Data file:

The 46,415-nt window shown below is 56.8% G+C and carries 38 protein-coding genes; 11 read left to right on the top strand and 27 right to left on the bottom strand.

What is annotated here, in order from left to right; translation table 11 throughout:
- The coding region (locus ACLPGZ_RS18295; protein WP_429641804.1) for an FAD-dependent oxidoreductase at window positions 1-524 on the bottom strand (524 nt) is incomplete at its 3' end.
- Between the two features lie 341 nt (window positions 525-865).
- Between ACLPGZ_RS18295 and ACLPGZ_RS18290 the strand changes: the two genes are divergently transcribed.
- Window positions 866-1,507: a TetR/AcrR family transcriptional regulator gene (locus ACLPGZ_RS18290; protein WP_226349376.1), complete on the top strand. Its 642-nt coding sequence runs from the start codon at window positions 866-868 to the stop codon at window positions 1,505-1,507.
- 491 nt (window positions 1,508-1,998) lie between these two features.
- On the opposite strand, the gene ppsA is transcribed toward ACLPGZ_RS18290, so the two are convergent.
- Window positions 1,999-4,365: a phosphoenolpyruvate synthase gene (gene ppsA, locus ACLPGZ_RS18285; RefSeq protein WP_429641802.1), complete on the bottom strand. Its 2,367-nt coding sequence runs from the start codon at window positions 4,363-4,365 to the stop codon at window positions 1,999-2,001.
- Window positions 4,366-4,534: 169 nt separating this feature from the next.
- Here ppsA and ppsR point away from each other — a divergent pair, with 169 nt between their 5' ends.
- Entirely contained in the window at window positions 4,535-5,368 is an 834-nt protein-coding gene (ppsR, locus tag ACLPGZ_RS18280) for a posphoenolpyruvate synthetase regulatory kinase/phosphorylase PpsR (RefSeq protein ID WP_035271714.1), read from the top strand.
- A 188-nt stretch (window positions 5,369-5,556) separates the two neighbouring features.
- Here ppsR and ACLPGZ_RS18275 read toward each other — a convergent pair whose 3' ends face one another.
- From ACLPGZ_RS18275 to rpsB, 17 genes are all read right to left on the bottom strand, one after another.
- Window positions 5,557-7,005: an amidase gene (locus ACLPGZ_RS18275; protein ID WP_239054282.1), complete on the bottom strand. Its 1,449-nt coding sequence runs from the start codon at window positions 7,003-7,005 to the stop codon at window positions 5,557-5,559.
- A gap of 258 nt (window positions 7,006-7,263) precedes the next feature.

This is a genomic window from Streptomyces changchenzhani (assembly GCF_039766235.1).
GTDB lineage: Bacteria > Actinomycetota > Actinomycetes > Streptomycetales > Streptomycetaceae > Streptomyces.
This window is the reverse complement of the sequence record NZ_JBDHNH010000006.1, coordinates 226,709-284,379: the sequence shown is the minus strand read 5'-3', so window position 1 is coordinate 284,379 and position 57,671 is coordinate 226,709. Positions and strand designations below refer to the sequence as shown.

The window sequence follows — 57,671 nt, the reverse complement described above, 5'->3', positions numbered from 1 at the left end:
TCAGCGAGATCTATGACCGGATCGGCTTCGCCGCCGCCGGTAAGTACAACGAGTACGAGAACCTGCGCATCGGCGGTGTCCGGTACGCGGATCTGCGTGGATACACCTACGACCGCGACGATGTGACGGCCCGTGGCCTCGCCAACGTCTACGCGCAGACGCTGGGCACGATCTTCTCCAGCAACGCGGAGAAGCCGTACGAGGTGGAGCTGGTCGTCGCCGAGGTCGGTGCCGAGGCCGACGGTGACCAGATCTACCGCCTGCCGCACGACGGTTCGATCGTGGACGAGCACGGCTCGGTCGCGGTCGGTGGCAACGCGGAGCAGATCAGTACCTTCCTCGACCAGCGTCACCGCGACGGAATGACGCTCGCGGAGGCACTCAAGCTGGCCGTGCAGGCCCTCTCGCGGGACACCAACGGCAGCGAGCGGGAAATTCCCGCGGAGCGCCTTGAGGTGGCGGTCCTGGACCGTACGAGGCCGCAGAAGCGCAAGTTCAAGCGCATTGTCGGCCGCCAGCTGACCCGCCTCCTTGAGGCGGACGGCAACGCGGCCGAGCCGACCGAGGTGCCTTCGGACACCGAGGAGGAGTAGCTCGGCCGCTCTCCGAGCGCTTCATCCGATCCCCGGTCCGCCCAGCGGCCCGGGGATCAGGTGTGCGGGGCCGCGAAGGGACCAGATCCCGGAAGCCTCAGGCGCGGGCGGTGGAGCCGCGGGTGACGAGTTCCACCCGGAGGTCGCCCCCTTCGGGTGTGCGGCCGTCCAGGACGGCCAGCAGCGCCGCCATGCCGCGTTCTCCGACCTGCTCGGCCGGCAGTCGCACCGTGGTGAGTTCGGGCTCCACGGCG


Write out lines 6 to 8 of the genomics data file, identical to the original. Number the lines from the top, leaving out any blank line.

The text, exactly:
- Window positions 866-1,507: a TetR/AcrR family transcriptional regulator gene (locus ACLPGZ_RS18290; protein WP_226349376.1), complete on the top strand. Its 642-nt coding sequence runs from the start codon at window positions 866-868 to the stop codon at window positions 1,505-1,507.
- 491 nt (window positions 1,508-1,998) lie between these two features.
- On the opposite strand, the gene ppsA is transcribed toward ACLPGZ_RS18290, so the two are convergent.